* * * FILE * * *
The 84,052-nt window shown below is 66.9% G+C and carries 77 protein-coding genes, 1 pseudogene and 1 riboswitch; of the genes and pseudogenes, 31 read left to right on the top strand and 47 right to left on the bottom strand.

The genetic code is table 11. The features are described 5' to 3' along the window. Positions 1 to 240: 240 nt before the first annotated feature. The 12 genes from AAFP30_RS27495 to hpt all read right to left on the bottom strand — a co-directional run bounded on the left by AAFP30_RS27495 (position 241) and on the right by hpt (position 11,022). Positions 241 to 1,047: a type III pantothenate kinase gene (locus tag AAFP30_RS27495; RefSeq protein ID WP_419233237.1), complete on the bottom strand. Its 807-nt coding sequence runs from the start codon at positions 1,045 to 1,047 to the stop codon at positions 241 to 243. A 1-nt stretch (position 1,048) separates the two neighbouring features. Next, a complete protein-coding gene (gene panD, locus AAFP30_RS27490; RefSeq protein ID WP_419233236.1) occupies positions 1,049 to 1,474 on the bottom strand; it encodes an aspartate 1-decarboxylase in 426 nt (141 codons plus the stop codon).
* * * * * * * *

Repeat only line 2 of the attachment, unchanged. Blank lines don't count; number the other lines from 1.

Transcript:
The genetic code is table 11. The features are described 5' to 3' along the window. Positions 1 to 240: 240 nt before the first annotated feature. The 12 genes from AAFP30_RS27495 to hpt all read right to left on the bottom strand — a co-directional run bounded on the left by AAFP30_RS27495 (position 241) and on the right by hpt (position 11,022). Positions 241 to 1,047: a type III pantothenate kinase gene (locus tag AAFP30_RS27495; RefSeq protein ID WP_419233237.1), complete on the bottom strand. Its 807-nt coding sequence runs from the start codon at positions 1,045 to 1,047 to the stop codon at positions 241 to 243. A 1-nt stretch (position 1,048) separates the two neighbouring features. Next, a complete protein-coding gene (gene panD, locus AAFP30_RS27490; RefSeq protein ID WP_419233236.1) occupies positions 1,049 to 1,474 on the bottom strand; it encodes an aspartate 1-decarboxylase in 426 nt (141 codons plus the stop codon).